According to, Wrickes’s ecovalence, Shukla, cultivar superiority measures and coefficient of variation a small value indicate high stability of genotype and better genotypes performance (Wricke, 1962). Consequently, in the current study the most stable genotypes would be identified as G19 for Wrickes’s ecovalence and Shukla. G1 and G7 were also identified as stable genotypes based on superiority measures and coefficient of variation, respectively (Table 5).

AMMI Biplot analysis on grain protein content

The genotypes classified as more stable when they are found close to the origin (x and y) in consequence their protein content across environments are similar (Figure 1). The AMMI biplot  indicate  that  G1  gave  the  highest average grain protein content (15.1%) and had an IPCA- 1value relatively close to zero suggesting that it was stable and widely adapted genotype (Figure 1). Beyond high grain protein content, stability is an important objective for selection of genotypes in any crop breeding program. Hence, G-13 had the lowest IPCA-1 (0.5) and the second top on protein content (14.9%). This was followed by genotype G3, and G16, relatively showed protein content of 14.7 and 14.4% with IPCA-1 of 0.095 and, -0.09 respectively indicating that these genotypes better in their protein with stable performance. Genotypes 17 and 11 were moderately stable with IPCA-1 values of -0.28 and 0.13 compared to the remaining genotypes and found better on grain protein content. These genotypes would be more adapted to specific environments than the other genotypes. On the other hand, Genotypes 25, 8 and 12 were among the lowest in protein content and showed relatively higher IPCA-1 values of –0.42, -0.15 and 0.46 could be considered as both unstable and poor in their grain protein content. Based on the AMMI biplot analysis, the performance of genotypes in each location, for instance, genotypes 16, 3, 23 and 1 had better in their protein concentrations than genotypes 19, 10, 20, and 12 at Debre-Zeit sandy clay soil environment and Alemtena (Figure 1). The environments categorized as similar were Gimbich with Akaki; Debre-Zeit sandy clay soil  with  Alemtena  and  Debre-Zeit  clay soil with Minjar.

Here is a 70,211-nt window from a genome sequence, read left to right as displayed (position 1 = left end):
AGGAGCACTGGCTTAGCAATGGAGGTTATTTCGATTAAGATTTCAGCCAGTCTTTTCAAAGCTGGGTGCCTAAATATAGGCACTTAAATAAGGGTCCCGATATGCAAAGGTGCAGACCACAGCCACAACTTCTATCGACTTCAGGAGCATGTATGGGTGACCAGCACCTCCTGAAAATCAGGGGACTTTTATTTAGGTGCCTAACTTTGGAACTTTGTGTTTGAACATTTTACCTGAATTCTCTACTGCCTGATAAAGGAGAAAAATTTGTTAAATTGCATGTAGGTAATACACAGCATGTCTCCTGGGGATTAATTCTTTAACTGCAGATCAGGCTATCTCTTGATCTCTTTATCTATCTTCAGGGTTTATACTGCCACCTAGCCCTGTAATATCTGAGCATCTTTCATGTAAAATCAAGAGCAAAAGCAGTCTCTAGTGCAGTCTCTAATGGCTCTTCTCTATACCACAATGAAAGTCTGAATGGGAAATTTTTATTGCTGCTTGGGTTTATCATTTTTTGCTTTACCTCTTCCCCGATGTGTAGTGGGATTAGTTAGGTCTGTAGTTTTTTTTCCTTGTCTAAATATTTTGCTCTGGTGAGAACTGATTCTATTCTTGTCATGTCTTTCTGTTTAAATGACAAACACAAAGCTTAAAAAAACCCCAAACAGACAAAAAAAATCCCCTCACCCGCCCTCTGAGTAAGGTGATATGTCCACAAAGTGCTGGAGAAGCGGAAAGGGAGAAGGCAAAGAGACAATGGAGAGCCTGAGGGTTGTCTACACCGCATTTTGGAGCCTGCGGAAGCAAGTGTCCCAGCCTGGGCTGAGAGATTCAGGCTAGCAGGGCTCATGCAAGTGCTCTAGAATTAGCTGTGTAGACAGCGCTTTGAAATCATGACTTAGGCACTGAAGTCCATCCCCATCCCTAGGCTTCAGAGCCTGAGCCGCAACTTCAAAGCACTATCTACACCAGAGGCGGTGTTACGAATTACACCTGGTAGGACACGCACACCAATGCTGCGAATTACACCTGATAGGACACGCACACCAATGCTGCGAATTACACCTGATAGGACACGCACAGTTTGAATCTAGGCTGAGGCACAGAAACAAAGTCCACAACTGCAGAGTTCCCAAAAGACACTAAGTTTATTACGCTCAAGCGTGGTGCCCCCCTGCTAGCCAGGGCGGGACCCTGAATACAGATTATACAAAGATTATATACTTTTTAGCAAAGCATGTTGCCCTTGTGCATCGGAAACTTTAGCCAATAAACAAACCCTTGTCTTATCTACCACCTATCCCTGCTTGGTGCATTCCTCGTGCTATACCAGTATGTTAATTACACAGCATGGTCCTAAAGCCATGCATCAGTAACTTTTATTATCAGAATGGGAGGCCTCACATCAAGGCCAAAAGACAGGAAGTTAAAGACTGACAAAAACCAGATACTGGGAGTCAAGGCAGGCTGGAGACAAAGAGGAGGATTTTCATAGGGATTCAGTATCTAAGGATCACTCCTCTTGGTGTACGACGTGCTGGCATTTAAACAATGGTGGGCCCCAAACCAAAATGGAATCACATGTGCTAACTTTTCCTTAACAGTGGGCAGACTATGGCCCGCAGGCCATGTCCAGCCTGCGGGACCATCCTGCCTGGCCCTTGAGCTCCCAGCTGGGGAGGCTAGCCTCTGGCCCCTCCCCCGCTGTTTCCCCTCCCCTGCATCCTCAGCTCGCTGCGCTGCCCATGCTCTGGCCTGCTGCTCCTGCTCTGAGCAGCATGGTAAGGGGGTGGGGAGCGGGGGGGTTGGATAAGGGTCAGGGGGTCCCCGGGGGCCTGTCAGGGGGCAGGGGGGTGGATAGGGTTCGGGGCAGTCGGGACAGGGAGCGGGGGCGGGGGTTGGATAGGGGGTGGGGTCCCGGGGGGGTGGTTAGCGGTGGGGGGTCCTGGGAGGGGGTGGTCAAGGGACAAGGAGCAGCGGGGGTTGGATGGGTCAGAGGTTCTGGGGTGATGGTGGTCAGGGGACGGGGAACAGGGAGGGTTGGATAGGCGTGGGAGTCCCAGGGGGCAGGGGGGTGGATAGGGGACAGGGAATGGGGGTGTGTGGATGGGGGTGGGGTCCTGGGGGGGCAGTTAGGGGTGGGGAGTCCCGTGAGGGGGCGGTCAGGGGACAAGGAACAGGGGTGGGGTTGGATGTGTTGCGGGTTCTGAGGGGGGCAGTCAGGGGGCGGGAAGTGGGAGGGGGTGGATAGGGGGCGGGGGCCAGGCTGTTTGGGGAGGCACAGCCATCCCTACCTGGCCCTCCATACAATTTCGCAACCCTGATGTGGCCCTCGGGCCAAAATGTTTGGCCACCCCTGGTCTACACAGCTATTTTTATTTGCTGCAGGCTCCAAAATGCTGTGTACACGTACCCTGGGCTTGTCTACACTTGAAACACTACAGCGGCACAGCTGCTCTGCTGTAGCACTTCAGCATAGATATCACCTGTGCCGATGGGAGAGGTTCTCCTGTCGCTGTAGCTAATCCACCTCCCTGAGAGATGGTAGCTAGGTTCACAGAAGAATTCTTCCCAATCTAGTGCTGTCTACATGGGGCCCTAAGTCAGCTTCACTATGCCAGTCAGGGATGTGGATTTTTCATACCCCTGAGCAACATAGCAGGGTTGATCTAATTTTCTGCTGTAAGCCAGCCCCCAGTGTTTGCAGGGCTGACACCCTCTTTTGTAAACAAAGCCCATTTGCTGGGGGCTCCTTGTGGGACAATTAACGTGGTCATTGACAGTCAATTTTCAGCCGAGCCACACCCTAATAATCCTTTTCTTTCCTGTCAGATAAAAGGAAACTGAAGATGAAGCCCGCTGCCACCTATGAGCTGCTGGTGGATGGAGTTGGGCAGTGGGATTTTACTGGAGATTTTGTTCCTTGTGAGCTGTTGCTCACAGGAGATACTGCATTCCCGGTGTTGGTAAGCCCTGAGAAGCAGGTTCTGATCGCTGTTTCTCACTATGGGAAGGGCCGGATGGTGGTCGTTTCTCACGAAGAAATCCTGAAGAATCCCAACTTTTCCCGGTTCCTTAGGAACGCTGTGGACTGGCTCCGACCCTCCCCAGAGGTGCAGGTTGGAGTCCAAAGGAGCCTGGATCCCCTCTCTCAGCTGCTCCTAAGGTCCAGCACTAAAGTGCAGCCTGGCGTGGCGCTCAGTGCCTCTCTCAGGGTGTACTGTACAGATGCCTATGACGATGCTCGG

Genotype and genotype by environment interaction (GGE) biplot analysis